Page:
A record number of students and recent graduates turned up for USF’s 21st annual career and internship fair last Friday. The weakening economy appears to have prompted students to start looking earlier and harder for jobs amidst a weak college recruiting season, where schools from Harvard to Notre Dame are seeing a drastic decline in on-campus recruiting and online job postings.
Six hundred and eighty-five students attended USF’s career fair, according to a tally kept by Alex Hochman the assistant director of the Career Services Center. Hochman said he was impressed with the turnout and also with the number of companies recruiting at the event. While the absence of major financial services companies like Charles Schwab, which attended in past years, was noticeable, there were still 73 companies who reserved spaces at the event, down from 93 last year, but still an impressive number given the state of the economy, said Hochman.
Companies not only pay up to $350 for a table at the career fair, but also spend considerable money on marketing materials and employees who work the table at the all day event. It’s a good sign that companies are still willing to spend so much money recruiting college students, it says that getting new people in the door is important to their business, even in a recession, said Hochman.
Recent graduates are often far cheaper to hire than experienced employees, so in weak economic times students often have a better shot at getting in with a company than a mid-career job seeker. “Surprisingly, it can be easier to sell yourself as a 23-year- old college graduate with internship experience than a 26-year-old who has been laid off for a year,” he said.
Many students at the fair were looking for whatever opportunities they could get instead of holding out for their dream job or expecting lavish perks and generous time off, as Generation Y job seekers have been known to demand in more robust hiring climates.
Senior Dalia Al-Mahmood, who last week told the Foghorn of her long and frustrating job search that has yet to yield an offer, was at the fair working hard to put her best foot forward. “[The fair] was more promising than I was expecting, especially for non-profits which is one area I am interested in, ” she said. “I had an interview today with one of the companies I met there and they want me back for a second one.”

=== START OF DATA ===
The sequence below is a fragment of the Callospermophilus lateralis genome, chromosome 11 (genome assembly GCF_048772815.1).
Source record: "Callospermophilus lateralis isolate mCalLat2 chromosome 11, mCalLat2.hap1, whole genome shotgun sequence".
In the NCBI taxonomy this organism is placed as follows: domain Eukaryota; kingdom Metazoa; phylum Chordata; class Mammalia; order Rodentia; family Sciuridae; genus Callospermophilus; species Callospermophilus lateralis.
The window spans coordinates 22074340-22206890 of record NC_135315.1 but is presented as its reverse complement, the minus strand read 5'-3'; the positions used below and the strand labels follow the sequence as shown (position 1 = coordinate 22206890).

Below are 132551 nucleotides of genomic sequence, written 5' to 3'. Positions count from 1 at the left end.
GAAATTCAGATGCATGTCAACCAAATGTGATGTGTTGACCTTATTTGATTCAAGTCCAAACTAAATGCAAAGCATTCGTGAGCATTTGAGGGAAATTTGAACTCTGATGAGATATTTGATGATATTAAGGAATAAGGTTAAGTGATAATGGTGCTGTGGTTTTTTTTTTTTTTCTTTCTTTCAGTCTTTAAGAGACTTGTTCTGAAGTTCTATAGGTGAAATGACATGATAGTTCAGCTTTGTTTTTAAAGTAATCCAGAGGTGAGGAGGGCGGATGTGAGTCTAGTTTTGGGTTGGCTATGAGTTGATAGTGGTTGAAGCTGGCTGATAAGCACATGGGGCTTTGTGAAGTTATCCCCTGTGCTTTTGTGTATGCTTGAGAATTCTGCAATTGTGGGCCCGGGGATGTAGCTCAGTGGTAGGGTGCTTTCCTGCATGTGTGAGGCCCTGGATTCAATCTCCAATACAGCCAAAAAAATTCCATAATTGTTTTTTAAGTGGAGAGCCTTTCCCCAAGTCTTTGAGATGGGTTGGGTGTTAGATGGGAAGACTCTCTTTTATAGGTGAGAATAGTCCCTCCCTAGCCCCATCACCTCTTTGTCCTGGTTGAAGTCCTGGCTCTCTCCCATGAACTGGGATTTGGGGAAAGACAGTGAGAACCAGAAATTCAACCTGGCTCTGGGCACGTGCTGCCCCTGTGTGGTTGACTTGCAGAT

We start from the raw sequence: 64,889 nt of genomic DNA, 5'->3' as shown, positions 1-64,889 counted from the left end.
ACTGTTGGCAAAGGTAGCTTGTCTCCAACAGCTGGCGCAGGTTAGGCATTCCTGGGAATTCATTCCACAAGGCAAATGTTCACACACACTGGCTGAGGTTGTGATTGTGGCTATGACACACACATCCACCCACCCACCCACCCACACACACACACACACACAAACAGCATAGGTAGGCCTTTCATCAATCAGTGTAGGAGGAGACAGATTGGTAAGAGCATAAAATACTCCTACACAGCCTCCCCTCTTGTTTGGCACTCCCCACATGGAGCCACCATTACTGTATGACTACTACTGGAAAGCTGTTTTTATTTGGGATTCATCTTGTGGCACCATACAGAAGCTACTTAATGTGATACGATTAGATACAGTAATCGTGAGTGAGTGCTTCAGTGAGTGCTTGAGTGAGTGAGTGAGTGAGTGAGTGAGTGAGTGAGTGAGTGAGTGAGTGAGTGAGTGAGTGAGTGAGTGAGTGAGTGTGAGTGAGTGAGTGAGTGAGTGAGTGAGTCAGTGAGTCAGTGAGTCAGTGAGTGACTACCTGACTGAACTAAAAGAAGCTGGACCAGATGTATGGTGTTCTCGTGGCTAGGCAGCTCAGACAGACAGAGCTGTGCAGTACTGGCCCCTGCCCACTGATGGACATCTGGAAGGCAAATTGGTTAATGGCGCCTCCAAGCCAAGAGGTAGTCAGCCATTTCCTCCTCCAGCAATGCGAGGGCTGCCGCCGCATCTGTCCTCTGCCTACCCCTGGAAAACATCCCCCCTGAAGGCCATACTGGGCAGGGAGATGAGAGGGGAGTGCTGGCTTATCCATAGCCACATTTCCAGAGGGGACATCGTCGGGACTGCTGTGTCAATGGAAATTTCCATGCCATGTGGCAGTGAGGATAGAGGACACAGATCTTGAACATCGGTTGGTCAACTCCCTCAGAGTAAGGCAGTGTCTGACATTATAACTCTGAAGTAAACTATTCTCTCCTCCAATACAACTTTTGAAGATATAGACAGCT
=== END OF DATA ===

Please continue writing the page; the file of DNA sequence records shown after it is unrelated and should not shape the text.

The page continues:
For students looking for financial analyst or investment management jobs, there was not a lot at the fair. Mawar Sianipar, a graduate student in the MS Financial Analysis program said she was disappointed with the offerings. “I remember when I was an undergraduate at UVA, it seemed like anybody could get a job in investment banking ,” she said. “Their GPAs weren’t even that good.” Today that industry is hemorrhaging jobs and doing little if any college recruiting, even at the most elite schools. Goldman Sachs was at Stanford University’s career fair earlier this year, but only as a “courtesy;” they were not collecting resumes or conducting interviews.
However, the public sector made a strong showing with recruiters from nearly a dozen government agencies including the Peace Corps, Federal Deposit Insurance Corporation, California Public Utilities Commission, The U.S. Border Patrol and several branches of the armed services, among others. While these recruiters received less attention from students than many of the private companies, there are plenty of students who see working for the government as an opportunity for job security. Hochman said that in past years the majority of students met with recruiters from financial firms and then promptly exited the fair. However this year, “Finance was busy early, but then students spent time speaking with recruiters in other areas,” he said. “[Students] are adapting to the economy, they are working many other angles.”
Another bright spot for USF job-hunters is in accounting, despite the fact that none of the big firms attended the career fair. And while the field has reduced the number of new graduates it is looking to hire, there are still opportunities, especially with the largest firms – KPMG, Deloitte, PricewaterhouseCoopers and Ernst & Young – known as the “Big Four.” Michelle “My” Nguyen, a junior finance and hospitality double major and ASUSF vice president of business administration spent the past week wining and dining with the firms, and received offers from three of the Big Four companies for a summer internship. She said she plans to go with Deloitte. Before getting an offer, Nguyen said she was worried about finding a good position. “I didn’t want to do another unpaid internship,” she said, referring to her job in hospitality last summer.